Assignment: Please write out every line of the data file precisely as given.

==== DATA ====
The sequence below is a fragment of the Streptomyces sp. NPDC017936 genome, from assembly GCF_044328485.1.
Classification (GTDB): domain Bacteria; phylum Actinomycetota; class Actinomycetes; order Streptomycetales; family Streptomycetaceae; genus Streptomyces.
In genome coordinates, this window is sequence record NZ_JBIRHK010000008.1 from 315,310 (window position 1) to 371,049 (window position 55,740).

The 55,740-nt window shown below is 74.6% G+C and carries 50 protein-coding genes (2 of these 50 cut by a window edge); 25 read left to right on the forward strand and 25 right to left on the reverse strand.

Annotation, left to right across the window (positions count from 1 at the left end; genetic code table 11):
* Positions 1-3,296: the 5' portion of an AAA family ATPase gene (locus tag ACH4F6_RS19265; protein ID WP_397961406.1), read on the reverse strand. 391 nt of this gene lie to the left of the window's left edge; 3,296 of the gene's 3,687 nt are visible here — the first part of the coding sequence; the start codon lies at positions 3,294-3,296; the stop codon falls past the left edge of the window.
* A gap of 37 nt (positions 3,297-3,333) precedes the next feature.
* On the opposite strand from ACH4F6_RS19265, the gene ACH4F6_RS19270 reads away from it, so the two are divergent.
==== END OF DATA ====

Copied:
The sequence below is a fragment of the Streptomyces sp. NPDC017936 genome, from assembly GCF_044328485.1.
Classification (GTDB): domain Bacteria; phylum Actinomycetota; class Actinomycetes; order Streptomycetales; family Streptomycetaceae; genus Streptomyces.
In genome coordinates, this window is sequence record NZ_JBIRHK010000008.1 from 315,310 (window position 1) to 371,049 (window position 55,740).

The 55,740-nt window shown below is 74.6% G+C and carries 50 protein-coding genes (2 of these 50 cut by a window edge); 25 read left to right on the forward strand and 25 right to left on the reverse strand.

Annotation, left to right across the window (positions count from 1 at the left end; genetic code table 11):
* Positions 1-3,296: the 5' portion of an AAA family ATPase gene (locus tag ACH4F6_RS19265; protein ID WP_397961406.1), read on the reverse strand. 391 nt of this gene lie to the left of the window's left edge; 3,296 of the gene's 3,687 nt are visible here — the first part of the coding sequence; the start codon lies at positions 3,294-3,296; the stop codon falls past the left edge of the window.
* A gap of 37 nt (positions 3,297-3,333) precedes the next feature.
* On the opposite strand from ACH4F6_RS19265, the gene ACH4F6_RS19270 reads away from it, so the two are divergent.